(2) Fifth cousin from another house in another county
(3) Sixth cousin of my house in my county
(4) His children and grandchildren

My daughters were just babies, and my sixth cousin had been helpful and loyal, so I decided to make him Earl of Thormond.

My question is: Should I have done that? Or should I have tried to keep everything together by giving it to my eldest daughter? Or perhaps even a younger daughter?

Next question: I'm not really sure that I understand why I should let/make certain people marry (except out of the kindness of my heart). For example, I see why I would want to let male members of my own house who can't press claims on my throne marry - maybe they or their descendants will wind up in power in some far off place, increasing my house's power and renown. And similarly for female members of my house, if I can make the marriage matrilineal. Such a marriage might also be good if I can make an alliance from it.

For the other people in my court, not of my house, letting them marry might be good to bring a new, competent person into my house, who hopefully might have competent children. But let's say my court is getting kind of full of competent people. Why would it benefit me to let a lowborn person (or even a minor noble) who's not terribly competent marry? Just to get rid of them? Seems like it might be better just to hold onto them, unmarried, in case they're needed for some purpose in the future, but in any case it seems like it isn't likely to matter all that much in either case.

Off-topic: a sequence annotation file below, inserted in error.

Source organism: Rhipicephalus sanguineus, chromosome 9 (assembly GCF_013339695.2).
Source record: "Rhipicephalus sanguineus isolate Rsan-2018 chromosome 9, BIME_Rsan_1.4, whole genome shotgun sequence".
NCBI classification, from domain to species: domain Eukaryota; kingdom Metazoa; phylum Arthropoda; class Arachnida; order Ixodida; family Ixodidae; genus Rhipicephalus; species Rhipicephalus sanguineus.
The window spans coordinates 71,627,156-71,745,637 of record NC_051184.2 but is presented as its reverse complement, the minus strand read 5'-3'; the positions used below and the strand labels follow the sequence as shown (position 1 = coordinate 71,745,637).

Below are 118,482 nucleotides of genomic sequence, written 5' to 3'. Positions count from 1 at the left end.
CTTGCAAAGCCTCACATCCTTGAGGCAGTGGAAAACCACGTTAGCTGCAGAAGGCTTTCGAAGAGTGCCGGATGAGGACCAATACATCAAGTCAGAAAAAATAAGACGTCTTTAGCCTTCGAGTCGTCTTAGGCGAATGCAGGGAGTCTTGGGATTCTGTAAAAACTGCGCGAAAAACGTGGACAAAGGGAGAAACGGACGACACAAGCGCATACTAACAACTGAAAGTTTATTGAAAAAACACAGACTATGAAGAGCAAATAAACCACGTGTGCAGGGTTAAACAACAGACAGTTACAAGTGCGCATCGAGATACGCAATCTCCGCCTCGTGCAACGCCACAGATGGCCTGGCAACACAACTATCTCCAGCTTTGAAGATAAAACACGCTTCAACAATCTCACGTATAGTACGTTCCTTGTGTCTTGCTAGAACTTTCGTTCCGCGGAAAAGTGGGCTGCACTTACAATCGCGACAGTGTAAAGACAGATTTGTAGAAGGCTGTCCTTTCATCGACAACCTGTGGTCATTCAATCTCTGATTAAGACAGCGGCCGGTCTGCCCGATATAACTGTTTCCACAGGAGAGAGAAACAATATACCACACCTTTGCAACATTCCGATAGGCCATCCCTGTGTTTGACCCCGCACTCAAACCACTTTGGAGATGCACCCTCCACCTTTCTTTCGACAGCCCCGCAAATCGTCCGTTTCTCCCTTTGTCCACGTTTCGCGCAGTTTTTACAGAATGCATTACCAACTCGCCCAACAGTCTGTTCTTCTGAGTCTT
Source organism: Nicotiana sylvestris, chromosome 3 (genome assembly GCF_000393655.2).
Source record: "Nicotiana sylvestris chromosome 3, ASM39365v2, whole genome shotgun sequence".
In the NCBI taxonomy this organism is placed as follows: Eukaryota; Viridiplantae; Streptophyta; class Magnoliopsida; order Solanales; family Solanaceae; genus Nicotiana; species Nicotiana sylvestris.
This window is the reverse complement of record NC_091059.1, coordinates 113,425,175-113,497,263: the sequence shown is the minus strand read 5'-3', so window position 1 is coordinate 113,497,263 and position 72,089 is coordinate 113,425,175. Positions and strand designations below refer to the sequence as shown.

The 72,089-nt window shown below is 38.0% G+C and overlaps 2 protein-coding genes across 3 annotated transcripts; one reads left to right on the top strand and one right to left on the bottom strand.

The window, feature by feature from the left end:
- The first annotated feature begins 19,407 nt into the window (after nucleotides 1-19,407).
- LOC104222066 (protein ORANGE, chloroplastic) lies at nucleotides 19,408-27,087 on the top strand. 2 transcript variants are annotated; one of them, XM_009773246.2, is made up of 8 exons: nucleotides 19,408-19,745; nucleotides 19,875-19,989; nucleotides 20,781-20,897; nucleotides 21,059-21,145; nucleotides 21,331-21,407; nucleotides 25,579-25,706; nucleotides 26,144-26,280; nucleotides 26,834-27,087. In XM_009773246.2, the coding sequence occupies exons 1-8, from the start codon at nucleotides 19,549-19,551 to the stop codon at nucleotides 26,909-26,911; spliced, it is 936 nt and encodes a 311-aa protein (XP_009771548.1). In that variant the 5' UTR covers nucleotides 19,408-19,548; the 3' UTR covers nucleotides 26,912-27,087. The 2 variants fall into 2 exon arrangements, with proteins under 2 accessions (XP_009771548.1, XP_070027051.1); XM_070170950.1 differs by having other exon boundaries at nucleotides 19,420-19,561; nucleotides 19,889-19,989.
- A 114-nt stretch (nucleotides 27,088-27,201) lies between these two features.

So, some random lowborn lady tells me she's looking to get married. Do I just set her up out of the kindness of my heart? Or callously ignore the request due to the potential for her being in some way useful later? Or set her up in some way that is beneficial to me for a reason that I currently don't understand?
posted by Flunkie at 6:25 AM on September 3, 2013


Speaking from my now FOUR HOURS of experience....

I think if you allow them to marry, at least the lowborn, you help make them happy and loyal to your court, thus less likely to leave to somewhere else. Or if you want to interfere with other house's lines...

I am seriously having withdrawal, being at work right now. This is a crazy addictive game. I'm just trying to warn you, people.

And I'm only on my second generation in Norway.

Also, this is a game you can (sometimes) play with kids. My daughter is very interested in the early betrothals of heirs. "No, he's nine! You have to marry him to a nine year old! She's nice. And kind! Look at her! Also from an important house!" She's also very pleased with the "My wife is pregnant" game status.